The Surprising Truth About the Difference Between Hardwoods and Softwoods
Generally speaking, wood is often put into one of two categories- hardwood and softwood. But what exactly makes a given piece of wood qualify as either hard or soft and how did those definitions come about?
Perhaps the most important and misunderstood aspect of defining wood as either hard or soft is that it has absolutely nothing to do with the individual qualities of the harvested wood itself. The most famous and oft used example of this concept is that of balsa wood which, despite being literally one of the least dense (and hence softest) woods of all, is technically classified as hardwood. Likewise, the wood of the yew tree, which is classified as being a softwood, is a great deal tougher than many hardwoods including several types of oak. So what’s going on here?
Well, the basic answer is that classifying a wood as either hard or soft is entirely dependent on the seeds produced by the tree it comes from. If a tree’s seeds have some sort of covering when they fall from the tree, be it in the form of a shell or fruit, then the wood of that tree will be classified as hardwood. On the other hand, if a tree produces seeds that are simply left to the elements when they fall to the ground, then the wood harvested from it will be classified as a softwood.
The technical term for a tree that produces seeds sans any sort of covering is “gymnosperm”, a term derived from Ancient Greek which literally translates to “naked seed“.
In regards the trees that produce covered seeds, the technical term is “angiosperm”, a word that is again taken from Ancient Greek and roughly translates to “vessel seed” or more aptly, “seeds contained in a protective vessel”. As previously mentioned, angiosperms include any tree that produces fruit as well as any tree that produces seeds protected by some sort of shell, like an acorn.
According to The Dawn Angiosperms, by Xin Wang, the term “angiosperm” was first coined way back in 1690 by a German botanist, Paul Hermann, who coined it as a way of classifying members of the plant kingdom by the one thing they all had in common- seeds.
Although the terms hardwood and softwood are in no way related to the relative toughness of a given piece of wood, it’s noted that, for the most part, hardwoods are usually harder than softwoods. This leaves the obvious question of how exactly one classifies how hard a piece of wood is?
The most common way is using something known as the Janka Hardness Test, which has been an industry standard since 1906. This involves measuring the average amount of force required to “embed a .444-inch steel ball to half its diameter” in some type of wood, with the average used so that the difference in hardness between heartwood and “live edge” wood doesn’t skew things too much. It is also distinguished via “side hardness” and “end hardness” (whether this test was done on the surface of a plank (side) or on the cut surface (surface of the stump), which is “end hardness”. Most of the time, the numbers you’ll see quoted here are referring to side hardness.
The Janka test itself it the brainchild of one Gabriel Janka who came up with it after being asked by the Department of Agriculture to find an “objectively and scientifically” sound way to measure the hardness of a piece of wood.
For the curious, according to the Janka test, the softest wood in the world belongs to the Cuipo tree, which has a rating of just 22 lbf (pounds-force) making it is drastically softer than Balsa wood which has a higher, but still very low rating (as you’ll soon see) of 100 lbf. Interestingly enough, like Balsa wood, Cuipo wood is classified as a hardwood.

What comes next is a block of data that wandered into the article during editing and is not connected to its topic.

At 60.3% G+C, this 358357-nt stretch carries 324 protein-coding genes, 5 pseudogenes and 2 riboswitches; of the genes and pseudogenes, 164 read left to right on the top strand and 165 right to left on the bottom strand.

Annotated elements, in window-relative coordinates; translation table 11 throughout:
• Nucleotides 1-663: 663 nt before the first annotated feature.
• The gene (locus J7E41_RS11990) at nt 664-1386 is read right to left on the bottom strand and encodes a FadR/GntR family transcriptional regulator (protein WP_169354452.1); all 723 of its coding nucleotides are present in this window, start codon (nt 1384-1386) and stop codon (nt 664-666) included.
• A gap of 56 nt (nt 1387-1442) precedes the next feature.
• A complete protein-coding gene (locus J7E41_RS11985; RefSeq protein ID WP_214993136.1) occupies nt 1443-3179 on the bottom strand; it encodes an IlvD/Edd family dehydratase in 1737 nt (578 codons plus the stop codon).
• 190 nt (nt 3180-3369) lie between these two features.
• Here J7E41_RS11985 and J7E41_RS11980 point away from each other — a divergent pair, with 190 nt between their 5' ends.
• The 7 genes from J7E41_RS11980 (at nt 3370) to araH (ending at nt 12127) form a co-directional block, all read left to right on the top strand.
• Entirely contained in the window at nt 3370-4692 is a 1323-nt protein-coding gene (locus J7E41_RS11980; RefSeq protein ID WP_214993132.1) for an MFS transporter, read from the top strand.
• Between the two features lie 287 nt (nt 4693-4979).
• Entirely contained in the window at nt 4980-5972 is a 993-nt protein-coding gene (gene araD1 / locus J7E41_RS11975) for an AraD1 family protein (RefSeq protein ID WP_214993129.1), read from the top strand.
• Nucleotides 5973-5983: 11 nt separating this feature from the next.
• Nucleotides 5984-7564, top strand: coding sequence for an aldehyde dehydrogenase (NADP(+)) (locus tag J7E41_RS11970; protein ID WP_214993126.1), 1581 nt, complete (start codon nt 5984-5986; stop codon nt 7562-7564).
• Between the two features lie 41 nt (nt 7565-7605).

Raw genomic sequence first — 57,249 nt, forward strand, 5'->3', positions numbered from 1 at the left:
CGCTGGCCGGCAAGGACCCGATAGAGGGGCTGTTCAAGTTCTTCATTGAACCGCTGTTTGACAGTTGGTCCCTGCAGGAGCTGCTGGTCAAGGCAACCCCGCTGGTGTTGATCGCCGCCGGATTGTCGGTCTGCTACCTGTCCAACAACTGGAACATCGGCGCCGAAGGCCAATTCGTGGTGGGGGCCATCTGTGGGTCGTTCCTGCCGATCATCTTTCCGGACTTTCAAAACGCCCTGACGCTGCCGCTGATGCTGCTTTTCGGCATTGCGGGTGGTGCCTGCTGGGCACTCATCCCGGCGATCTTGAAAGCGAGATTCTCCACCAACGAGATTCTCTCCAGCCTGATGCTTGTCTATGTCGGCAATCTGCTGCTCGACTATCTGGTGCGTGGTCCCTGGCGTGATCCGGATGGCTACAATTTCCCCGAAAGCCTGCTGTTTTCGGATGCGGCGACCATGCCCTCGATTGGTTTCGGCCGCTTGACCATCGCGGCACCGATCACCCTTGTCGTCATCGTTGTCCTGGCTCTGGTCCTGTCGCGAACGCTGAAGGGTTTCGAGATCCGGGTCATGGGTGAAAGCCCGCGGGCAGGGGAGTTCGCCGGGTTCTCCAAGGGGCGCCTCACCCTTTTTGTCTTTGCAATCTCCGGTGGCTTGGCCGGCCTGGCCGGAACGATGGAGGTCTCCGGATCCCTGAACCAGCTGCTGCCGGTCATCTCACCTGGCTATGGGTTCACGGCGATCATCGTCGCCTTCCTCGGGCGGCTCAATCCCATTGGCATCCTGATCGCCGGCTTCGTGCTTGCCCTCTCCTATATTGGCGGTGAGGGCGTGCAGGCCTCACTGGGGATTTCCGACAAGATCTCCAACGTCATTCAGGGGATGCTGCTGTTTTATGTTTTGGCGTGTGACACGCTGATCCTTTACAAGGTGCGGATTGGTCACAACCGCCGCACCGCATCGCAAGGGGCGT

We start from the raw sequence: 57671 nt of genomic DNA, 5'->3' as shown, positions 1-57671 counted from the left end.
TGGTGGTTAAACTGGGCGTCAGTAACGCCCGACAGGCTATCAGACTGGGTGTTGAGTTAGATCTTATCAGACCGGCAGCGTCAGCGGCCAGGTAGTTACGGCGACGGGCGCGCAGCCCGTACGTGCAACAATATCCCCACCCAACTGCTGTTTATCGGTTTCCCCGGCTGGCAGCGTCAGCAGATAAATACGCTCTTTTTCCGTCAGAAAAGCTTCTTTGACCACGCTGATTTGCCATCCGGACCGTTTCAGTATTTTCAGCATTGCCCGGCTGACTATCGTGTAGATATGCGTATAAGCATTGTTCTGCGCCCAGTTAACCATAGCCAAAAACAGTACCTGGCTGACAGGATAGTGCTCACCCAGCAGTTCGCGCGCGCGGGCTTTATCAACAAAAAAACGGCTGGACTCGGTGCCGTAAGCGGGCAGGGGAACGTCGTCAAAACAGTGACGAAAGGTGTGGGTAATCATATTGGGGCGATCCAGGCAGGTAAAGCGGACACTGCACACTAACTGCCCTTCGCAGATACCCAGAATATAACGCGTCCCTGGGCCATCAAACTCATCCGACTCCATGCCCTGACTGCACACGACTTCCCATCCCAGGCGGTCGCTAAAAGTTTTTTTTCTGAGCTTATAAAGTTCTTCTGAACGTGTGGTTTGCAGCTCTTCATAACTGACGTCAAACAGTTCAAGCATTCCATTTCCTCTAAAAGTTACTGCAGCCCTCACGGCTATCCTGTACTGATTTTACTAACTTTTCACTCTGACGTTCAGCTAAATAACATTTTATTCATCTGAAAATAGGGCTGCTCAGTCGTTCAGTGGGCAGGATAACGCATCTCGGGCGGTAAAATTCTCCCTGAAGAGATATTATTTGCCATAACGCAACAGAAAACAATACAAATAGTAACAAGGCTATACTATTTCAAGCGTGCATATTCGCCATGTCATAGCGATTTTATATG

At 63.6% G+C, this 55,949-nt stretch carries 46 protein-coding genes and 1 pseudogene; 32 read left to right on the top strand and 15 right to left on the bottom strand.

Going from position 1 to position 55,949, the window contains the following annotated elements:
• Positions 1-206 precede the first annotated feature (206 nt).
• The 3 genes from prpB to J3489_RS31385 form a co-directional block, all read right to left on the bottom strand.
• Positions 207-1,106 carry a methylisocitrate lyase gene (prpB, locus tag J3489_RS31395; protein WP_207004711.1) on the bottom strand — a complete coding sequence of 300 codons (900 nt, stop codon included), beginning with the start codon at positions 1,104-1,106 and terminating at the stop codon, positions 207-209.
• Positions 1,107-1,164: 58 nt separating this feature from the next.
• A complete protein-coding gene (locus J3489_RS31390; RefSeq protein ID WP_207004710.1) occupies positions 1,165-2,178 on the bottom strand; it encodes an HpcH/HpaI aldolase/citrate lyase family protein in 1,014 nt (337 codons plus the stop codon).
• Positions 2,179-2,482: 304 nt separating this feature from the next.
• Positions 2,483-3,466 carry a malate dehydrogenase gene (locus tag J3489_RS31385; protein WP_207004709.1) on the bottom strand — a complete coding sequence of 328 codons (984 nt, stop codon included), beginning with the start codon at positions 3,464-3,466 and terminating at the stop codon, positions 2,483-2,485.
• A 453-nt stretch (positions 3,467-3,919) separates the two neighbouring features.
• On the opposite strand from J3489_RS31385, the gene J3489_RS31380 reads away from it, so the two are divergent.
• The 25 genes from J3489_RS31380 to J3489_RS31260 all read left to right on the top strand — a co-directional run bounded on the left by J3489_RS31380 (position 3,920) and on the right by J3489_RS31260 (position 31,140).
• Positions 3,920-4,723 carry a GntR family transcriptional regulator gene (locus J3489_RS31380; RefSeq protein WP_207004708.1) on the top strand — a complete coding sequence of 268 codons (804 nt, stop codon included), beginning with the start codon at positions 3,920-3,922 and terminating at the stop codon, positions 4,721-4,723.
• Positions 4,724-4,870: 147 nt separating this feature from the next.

The hardest wood is said to come from the Australian Buloke (pronounced “Bull-oak”) tree, with a staggering rating of 5060 lbf. (For reference, a commonly worked with type of wood that is generally considered very hard is Hickory, which rings in at 1820 lbf.) Wood from the Buloke is fairly difficult to come by, so not often worked with, though woodworkers who’ve had the chance often describe it as being “like a rock”. However, this is relative to many other woods. In truth, it can be cut with a regular old handsaw. It just takes a lot more time and effort than most commonly worked with woods.
If you liked this article, you might also enjoy our new popular podcast, The BrainFood Show (iTunes, Spotify, Google Play Music, Feed), as well as:
- Why Do We Knock On Wood?
- Why Doesn’t Wood Melt
- Why Firewood is Measured in Cords and the Origin of Other Odd Units of Measurement
- How Things Become Petrified
- Why Old Newspaper and Book Pages Turn Yellow
- Hardwood vs. Softwood
- Types of Woods
- Wood Densities
- The Janka Hardness Test for Hardwoods
- What is the difference between a hardwood and softwood?
- Angiosperm, Etymology
- Beyond Pine Cones: An Introduction to Gymnosperms
- The Dawn Angiosperms: Uncovering the Origin of Flowering Plants
- Gabriel Janka and the Hardest Tree in the World.
- Sawing the World’s Hardest Wood… by Hand?!
|Share the Knowledge!|
It would be interesting to know if the Janka rating system is applicable to steel plate, and if so, what various types & thicknesses of steel compare to in rating vs the Australian Buloke.
It seems to me that, if the British Navy had built their warships out of Buloke during the 18th century, ‘Old Ironsides’ wouldn’t be all that special.
Old post, but I have a habit of finding old posts that spark my interest!
Going by seed cover seems confusing, Some pine trees produce seed that are very similar to maple seeds, almost like a ‘stunted’ version. Other pines have hard shells on the seeds that are very much like the shells on other nuts.
Is there some other requirement?
I like your post ,great work on blog and share more with us.Thankyou.
Hardwood to help you achieve the best results. Thanks for sharing. Informative.